Back in the mid-eighties, when I was still a bit of a waif, I had a weekly improvised-music session in my little basement flat, with the much older, brilliant, and incomparably determined free-improvising saxophonist, Maury Coles. We were often joined by one other musical guest (two was pushing-it for space, though we did manage-it a few times) sometimes local luminaries, and some who weren’t in any way instrumentalists – but were beautifully game (wonderful results are freely available to the fool who is open enough).
Just across the street was a beautiful old house which was restored by-hand and then run as a bed and breakfast by Wendell and Arlene. Wendell and I might never have met, if I hadn’t got sick of doing my (very amateur) Kundalini exercises in the stuffy basement, and started doing them out on the sunny tree-shaded front porch sometimes instead (yoga needs air).
It was ages before I learned that he was himself an advanced yogi – but he saw me out there one day, gave me a big smile – said, “Your landlady tells me you play music,” and invited me to come to the Caribana party he was throwing on the weekend – and bring the clarinet. Sure enough, a positive and transformative new chapter of my life had opened, just as simply as that.
Wendell’s Caribana parties were the very best parties (of any sort) that anyone ever ran – because they weren’t designed to be perfect for just one type of person – but instead so that many very different types could all get together, feel tickled and delighted and have a genuinely great time. He even set up two different dance rooms with different sorts of disc-music, and that was on top of the epic annual live jam-session which happened in his garage out back, and entertained those who were enjoying the beautiful garden festooned with handcrafted artworks, lit by scattered clear christmas light, populated with cafe-table seating and kept watered by a literal bathtub full of beer, and a bar that was two full picnic-tables long (which had everything you’ve ever heard of, and quite a lot that you never had). Fresh cooked treats coming out of the oven and off the grill at a dazzling pace, too – baked brie, grilled shark – like I say, a huge range of grand!
The guests in attendance were no less fantastic – brilliant eccentric artists, hard working craftspeople, scientists and educators met line-cooks, scruffy basement urchins and office-cleaners with poor language skills – all on the same happy level – and often loved each other instantly, because they had such a lovely event (and ‘vibe’) to share – one very big smile-in-common really is a good start to any friendship.
Now for anyone who plays improvised music, a jam session like Wendell’s Caribana blowout – that started on a Friday night and kept going continuously until sometime on Sunday evening – with dozens of different players coming in and out the whole time to form an ever-shifting band, without ever letting the groove drop out, exploring anew then sleeping awhile then coming back for more, sometimes wearing pajamas, slippers and a saxophone-strap – is just about as much fun as fun can possibly get.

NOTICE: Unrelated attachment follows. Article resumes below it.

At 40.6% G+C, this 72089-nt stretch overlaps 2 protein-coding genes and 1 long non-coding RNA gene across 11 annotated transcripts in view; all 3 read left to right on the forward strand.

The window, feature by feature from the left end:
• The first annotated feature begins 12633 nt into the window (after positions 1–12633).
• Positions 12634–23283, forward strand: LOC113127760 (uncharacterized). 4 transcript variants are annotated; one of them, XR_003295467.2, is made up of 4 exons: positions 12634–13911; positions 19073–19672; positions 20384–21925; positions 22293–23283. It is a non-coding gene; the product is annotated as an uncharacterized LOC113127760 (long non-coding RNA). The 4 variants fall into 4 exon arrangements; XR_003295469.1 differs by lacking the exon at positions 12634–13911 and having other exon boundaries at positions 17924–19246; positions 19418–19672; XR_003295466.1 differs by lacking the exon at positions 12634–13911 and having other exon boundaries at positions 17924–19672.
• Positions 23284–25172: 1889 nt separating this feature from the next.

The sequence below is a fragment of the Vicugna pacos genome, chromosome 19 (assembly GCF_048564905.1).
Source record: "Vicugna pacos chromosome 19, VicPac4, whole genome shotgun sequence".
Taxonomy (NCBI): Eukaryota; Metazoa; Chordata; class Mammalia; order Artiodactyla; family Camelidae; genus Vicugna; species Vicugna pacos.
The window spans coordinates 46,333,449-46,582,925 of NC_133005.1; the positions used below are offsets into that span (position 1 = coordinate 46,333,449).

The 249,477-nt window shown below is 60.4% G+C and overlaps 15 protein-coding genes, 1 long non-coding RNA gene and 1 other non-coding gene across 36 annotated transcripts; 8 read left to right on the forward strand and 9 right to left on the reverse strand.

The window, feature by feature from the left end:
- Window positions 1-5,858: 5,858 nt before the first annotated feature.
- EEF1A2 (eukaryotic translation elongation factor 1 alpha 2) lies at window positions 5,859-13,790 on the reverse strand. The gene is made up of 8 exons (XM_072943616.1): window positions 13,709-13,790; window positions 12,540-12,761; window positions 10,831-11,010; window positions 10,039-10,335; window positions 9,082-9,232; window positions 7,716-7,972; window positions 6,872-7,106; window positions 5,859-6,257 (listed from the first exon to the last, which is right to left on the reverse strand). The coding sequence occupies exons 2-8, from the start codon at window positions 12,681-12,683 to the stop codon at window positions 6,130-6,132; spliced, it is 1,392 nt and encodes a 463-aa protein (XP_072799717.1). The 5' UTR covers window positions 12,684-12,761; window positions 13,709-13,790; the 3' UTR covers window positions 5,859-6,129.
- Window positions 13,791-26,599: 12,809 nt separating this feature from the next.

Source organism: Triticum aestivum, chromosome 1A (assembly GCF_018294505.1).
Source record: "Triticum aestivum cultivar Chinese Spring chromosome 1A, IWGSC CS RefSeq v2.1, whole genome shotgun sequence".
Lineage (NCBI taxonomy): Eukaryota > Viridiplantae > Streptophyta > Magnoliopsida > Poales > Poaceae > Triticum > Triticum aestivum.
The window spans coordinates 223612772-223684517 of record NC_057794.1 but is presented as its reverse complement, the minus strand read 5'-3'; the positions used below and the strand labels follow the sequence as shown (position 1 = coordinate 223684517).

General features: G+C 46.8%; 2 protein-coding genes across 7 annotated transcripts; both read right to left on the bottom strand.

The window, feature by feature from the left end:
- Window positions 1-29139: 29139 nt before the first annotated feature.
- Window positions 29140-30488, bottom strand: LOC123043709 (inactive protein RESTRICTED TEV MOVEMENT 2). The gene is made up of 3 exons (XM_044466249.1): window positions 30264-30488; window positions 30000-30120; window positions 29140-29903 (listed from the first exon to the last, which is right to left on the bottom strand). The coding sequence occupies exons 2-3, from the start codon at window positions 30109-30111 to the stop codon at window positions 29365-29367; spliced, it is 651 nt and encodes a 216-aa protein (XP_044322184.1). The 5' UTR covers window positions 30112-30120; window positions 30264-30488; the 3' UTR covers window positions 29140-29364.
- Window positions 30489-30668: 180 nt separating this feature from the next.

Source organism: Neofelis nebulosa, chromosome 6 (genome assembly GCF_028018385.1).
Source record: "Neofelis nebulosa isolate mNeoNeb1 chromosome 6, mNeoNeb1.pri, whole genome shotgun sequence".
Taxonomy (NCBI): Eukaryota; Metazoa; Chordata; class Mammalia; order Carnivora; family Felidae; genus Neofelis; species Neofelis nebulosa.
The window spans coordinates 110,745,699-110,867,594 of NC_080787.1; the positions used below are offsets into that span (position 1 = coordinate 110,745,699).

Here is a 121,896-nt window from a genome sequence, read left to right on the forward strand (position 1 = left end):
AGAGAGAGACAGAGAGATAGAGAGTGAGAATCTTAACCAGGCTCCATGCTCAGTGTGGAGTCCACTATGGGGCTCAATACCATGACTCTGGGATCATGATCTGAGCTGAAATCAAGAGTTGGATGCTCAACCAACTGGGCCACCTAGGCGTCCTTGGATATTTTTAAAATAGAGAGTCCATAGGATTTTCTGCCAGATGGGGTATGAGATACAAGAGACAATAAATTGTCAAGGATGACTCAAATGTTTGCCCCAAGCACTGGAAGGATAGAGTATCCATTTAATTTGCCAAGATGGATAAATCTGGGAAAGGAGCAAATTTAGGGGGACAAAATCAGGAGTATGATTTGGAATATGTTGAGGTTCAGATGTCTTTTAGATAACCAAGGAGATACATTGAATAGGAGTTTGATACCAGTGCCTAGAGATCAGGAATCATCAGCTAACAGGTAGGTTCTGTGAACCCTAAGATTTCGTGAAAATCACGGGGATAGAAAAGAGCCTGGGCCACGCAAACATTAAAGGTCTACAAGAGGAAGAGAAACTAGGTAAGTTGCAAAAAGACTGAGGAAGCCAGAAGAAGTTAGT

When he suggested that we should try merging his regular Friday night jazz jam with the avant-garde thing that Maury and I were doing, we did it right away, and we never looked back – jamming for the better part of a decade. Some stormy or snowy weeks it was just Wendell and I – sometimes there were 15 or 16 different players in those lovely wooden (lively-sounding) rooms – everything from spectacularly demented guest horn-sections or wonky bridge-shattering string players, to the occasional drop-in from an entire new-age drumming-circle!
Aside from Maury and I, Ron (on piano in this shot – though he usually played synth) Watson (playing bass) and Wendell (on drums) were the core-group for many years.
A truly classy guy in all regards, not only was Wendell generous enough to give this stupid white kid a lot of encouragement and a great confidence boost – he even treated people super-kindly when playing. Not one of those insistent irritable drummers who got cranky when you didn’t obey his metric instructions, he’d very happily follow the whole ensemble right into the chaos of rhythmic breakdown (mallet-riding his cymbals, high-toms and bells) and then come up again strong, just as soon as the beat re-emerged – somehow finding an embracing poly-rhythm which put everybody in the room into perfect syncopation with him – even if they were all working at total cross-purposes with each other. A precious skill beyond measure. Made you feel like a frickin’ genius, way more often than you deserved.
Dumb as I was, I was still smart enough to know it was rare fortunate bliss at the time (when a whole room full of improvisers click and pivot and soar all together, like just one amazing voice, it is a post-rational joy right up there with really great lovemaking).
But it still took years for me to fully appreciate the effort of genius and generosity which Wendell brought to bear, simply to create this special place which nurtured so much enduring magic. Thank you my friend. Unforgettable, and indeed – not forgotten.